Nowtheendbegins – The Ministry of Defence is working on a new generation of combat machines for training and possible future use. At the center of this design is the Marker UGV, or uncrewed ground vehicle. Resembling a miniature tank with treads and turrets, the Marker is as much a test bed as it is a machine expected to see battle. “The Ministry of Defence is discussing the eventual use of robotic swarms in combat— and Marker is definitely the platform to test that out,” says Bendett, an Adjunct Senior Fellow at CNAS. “As envisioned, it will be able to launch swarms of UAVs or loitering munitions, making it a truly versatile robotic platform.”
For Russia, the question of robots taking over the role of soldiers on the battlefield is a matter of when, not if. Meet Marker UGV Uncrewed Ground Vehicle Platform.
Russia has been very quiet during the COVID-29 crisis, but they have not been inactive. In fact, Russia has announced creation of a massive robot army as part of a new military system called Marker UGV, which stands for Uncrewed Ground Vehicle. Giving this automated killing system the name of ‘Marker’ is an interesting unintentional homage to the MARK of the beast from Revelation. But who knows, perhaps it is intentional.
“Therefore, thou son of man, prophesy against Gog, and say, Thus saith the Lord GOD; Behold, I am against thee, O Gog, the chief prince of Meshech and Tubal: And I will turn thee back, and leave but the sixth part of thee, and will cause thee to come up from the north parts, and will bring thee upon the mountains of Israel: And I will smite thy bow out of thy left hand, and will cause thine arrows to fall out of thy right hand.”Ezekiel 39:1-3 (KJB)
Ezekiel 39 tells us that during the time of Jacob’s trouble, Russia mentioned as Magog will raise up a massive army and ultimately come against Israel, otherwise known as the armies of Antichrist. Could they be robot soldiers? Absolutely they could be, and of what Jesus says about the ‘days of Noe‘ is applied, I would expect some of those soldiers to not only be robotic, but to be Nephilim as well. Don’t forget that the days of Noah all began with the very first launch of Flight #777, with one passenger on board. This time around the entire plane will be filled.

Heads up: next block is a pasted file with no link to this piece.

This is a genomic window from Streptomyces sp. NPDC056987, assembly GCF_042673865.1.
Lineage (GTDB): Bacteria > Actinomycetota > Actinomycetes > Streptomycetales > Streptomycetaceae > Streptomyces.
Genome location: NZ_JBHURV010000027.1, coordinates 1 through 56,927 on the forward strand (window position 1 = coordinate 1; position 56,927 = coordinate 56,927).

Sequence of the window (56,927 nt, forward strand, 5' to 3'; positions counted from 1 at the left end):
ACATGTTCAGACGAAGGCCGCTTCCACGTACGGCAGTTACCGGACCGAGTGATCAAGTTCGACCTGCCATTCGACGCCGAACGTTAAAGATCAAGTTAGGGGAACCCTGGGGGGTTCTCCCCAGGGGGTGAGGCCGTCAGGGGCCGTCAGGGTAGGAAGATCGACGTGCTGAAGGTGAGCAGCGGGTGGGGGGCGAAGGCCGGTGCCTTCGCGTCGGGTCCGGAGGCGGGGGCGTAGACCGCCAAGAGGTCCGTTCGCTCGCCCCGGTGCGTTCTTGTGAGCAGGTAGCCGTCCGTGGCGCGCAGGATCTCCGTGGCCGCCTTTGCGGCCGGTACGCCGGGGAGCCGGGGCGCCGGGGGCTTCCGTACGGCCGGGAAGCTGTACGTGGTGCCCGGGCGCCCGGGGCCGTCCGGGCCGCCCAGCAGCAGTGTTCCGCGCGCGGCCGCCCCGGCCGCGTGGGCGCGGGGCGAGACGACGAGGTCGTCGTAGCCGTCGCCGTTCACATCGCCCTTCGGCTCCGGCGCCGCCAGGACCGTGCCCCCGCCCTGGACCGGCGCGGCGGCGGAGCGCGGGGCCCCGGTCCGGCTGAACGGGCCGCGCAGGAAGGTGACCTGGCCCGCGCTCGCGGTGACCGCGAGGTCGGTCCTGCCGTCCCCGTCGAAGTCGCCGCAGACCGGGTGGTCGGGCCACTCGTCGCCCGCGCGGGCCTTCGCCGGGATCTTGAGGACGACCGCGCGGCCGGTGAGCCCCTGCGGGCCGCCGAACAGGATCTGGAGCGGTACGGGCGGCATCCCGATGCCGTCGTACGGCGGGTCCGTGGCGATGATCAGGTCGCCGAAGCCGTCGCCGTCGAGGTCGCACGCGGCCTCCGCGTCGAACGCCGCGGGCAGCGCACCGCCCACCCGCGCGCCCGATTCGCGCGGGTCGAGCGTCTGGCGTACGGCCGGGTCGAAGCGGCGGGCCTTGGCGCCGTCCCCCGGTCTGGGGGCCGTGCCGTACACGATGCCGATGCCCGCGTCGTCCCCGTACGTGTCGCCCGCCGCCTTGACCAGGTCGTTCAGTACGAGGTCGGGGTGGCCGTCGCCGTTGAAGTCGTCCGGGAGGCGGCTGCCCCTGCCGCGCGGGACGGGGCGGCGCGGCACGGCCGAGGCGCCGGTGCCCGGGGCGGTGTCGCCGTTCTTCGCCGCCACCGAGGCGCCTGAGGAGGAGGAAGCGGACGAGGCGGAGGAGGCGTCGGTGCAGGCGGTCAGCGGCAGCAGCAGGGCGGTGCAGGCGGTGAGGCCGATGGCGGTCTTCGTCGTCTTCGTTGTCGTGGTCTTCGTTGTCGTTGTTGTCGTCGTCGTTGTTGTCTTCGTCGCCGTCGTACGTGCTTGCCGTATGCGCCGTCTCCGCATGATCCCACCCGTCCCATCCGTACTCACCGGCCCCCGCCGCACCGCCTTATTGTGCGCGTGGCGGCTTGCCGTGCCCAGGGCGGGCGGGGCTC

Robots Will Replace Soldiers In Combat, Says Russia
FROM FORBES: “Living fighters will gradually begin to be replaced by their robotic ‘brothers’ who can act faster, more accurately and more selectively than people,” Vitaly Davydov told RIA Novosti on April 21. Davydov is the deputy director of Russia’s Advanced Research Foundation, its DARPA analog.
Developing robots for war is an international phenomenon, and Davydov’s remarks fall into a broader pattern of Russia seeking to augment its existing military with new, autonomous capabilities.
“THERE IS A STILL-CLASSIFIED RUSSIA’S MILITARY ROBOTICS ROAD-MAP THAT SKETCHES OUT VARIOUS STAGES OF RUSSIAN UNNAMED MILITARY DEVELOPMENTS, WHICH UNDOUBTEDLY HAS BEEN INFLUENCED BY RUSSIAN MILITARY ACTIONS AND EXPERIENCE IN SYRIA,” SAYS SAMUEL BENDETT, AN ADVISER AT THE CENTER FOR NAVAL ANALYSES.
The Ministry of Defence is working on a new generation of combat machines for training and possible future use. At the center of this design is the Marker UGV, or uncrewed ground vehicle. Resembling a miniature tank with treads and turrets, the Marker is as much a test bed as it is a machine expected to see battle.
“THE MINISTRY OF DEFENCE IS DISCUSSING THE EVENTUAL USE OF ROBOTIC SWARMS IN COMBAT— AND MARKER IS DEFINITELY THE PLATFORM TO TEST THAT OUT,” SAYS BENDETT, AN ADJUNCT SENIOR FELLOW AT CNAS. “AS ENVISIONED, IT WILL BE ABLE TO LAUNCH SWARMS OF UAVS OR LOITERING MUNITIONS, MAKING IT A TRULY VERSATILE ROBOTIC PLATFORM.”
The development parallels many robotic programs under way in the United States. It is remarkable, too, that both nations have hit upon swarms of ground robots as a way to supplement existing human formations in combat. Russia plans to test swarms of ground robots later in 2020.
Part of Davydov’s argument for military robots is that they will, simultaneously, be faster, more discriminating in target selection, and more accurate than people. While it is already possible for machines to react to sensor data faster than humans, the other parts of that equation require targeting algorithms with far greater discretion than anything seen presently. (It also involves sidestepping the entire international legal and moral debate over transferring the decision to kill in battle from humans to machines.)
“At this point in military autonomy, a human can designate targets once they are identified,” says Bendett, “but once the computing speed and the levels of battlefield complexity multiply exponentially, I wonder how true Davydov’s statement will be.”
Making robotic soldiers that adhere to the laws of war and protections for civilians isn’t just an ethical challenge, it’s a coding challenge. It requires the military to prioritize positive target identification over the fastest possible response. READ MORE